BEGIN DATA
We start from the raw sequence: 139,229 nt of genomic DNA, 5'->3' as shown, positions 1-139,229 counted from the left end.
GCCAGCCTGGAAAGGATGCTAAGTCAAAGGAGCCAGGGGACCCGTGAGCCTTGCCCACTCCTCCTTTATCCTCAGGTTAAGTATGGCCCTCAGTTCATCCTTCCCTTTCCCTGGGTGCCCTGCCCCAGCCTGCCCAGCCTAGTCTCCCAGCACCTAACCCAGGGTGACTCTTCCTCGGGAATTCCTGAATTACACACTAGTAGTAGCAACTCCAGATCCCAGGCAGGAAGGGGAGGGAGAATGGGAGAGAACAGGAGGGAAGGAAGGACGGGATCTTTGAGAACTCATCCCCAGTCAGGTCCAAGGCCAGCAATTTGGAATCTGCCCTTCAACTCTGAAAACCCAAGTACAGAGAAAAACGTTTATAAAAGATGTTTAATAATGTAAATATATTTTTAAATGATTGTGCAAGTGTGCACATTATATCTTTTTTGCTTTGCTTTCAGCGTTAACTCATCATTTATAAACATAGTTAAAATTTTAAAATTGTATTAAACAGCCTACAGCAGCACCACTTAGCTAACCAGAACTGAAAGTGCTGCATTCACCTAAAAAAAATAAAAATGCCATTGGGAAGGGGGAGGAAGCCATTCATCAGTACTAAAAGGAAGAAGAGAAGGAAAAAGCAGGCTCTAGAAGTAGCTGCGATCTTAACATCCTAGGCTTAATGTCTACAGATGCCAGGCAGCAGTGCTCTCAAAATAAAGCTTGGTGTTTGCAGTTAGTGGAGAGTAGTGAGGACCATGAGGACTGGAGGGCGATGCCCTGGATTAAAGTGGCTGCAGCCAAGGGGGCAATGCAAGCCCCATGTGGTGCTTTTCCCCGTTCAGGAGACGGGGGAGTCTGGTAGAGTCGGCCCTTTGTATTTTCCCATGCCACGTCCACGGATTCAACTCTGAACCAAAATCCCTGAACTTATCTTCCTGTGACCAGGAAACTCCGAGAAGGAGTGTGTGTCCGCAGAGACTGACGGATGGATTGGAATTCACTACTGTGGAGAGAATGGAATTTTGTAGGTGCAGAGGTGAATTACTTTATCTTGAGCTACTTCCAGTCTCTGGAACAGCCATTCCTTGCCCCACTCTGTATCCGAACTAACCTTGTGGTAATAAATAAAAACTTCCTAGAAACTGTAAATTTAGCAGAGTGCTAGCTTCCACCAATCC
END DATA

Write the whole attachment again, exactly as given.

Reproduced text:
We start from the raw sequence: 139,229 nt of genomic DNA, 5'->3' as shown, positions 1-139,229 counted from the left end.
GCCAGCCTGGAAAGGATGCTAAGTCAAAGGAGCCAGGGGACCCGTGAGCCTTGCCCACTCCTCCTTTATCCTCAGGTTAAGTATGGCCCTCAGTTCATCCTTCCCTTTCCCTGGGTGCCCTGCCCCAGCCTGCCCAGCCTAGTCTCCCAGCACCTAACCCAGGGTGACTCTTCCTCGGGAATTCCTGAATTACACACTAGTAGTAGCAACTCCAGATCCCAGGCAGGAAGGGGAGGGAGAATGGGAGAGAACAGGAGGGAAGGAAGGACGGGATCTTTGAGAACTCATCCCCAGTCAGGTCCAAGGCCAGCAATTTGGAATCTGCCCTTCAACTCTGAAAACCCAAGTACAGAGAAAAACGTTTATAAAAGATGTTTAATAATGTAAATATATTTTTAAATGATTGTGCAAGTGTGCACATTATATCTTTTTTGCTTTGCTTTCAGCGTTAACTCATCATTTATAAACATAGTTAAAATTTTAAAATTGTATTAAACAGCCTACAGCAGCACCACTTAGCTAACCAGAACTGAAAGTGCTGCATTCACCTAAAAAAAATAAAAATGCCATTGGGAAGGGGGAGGAAGCCATTCATCAGTACTAAAAGGAAGAAGAGAAGGAAAAAGCAGGCTCTAGAAGTAGCTGCGATCTTAACATCCTAGGCTTAATGTCTACAGATGCCAGGCAGCAGTGCTCTCAAAATAAAGCTTGGTGTTTGCAGTTAGTGGAGAGTAGTGAGGACCATGAGGACTGGAGGGCGATGCCCTGGATTAAAGTGGCTGCAGCCAAGGGGGCAATGCAAGCCCCATGTGGTGCTTTTCCCCGTTCAGGAGACGGGGGAGTCTGGTAGAGTCGGCCCTTTGTATTTTCCCATGCCACGTCCACGGATTCAACTCTGAACCAAAATCCCTGAACTTATCTTCCTGTGACCAGGAAACTCCGAGAAGGAGTGTGTGTCCGCAGAGACTGACGGATGGATTGGAATTCACTACTGTGGAGAGAATGGAATTTTGTAGGTGCAGAGGTGAATTACTTTATCTTGAGCTACTTCCAGTCTCTGGAACAGCCATTCCTTGCCCCACTCTGTATCCGAACTAACCTTGTGGTAATAAATAAAAACTTCCTAGAAACTGTAAATTTAGCAGAGTGCTAGCTTCCACCAATCC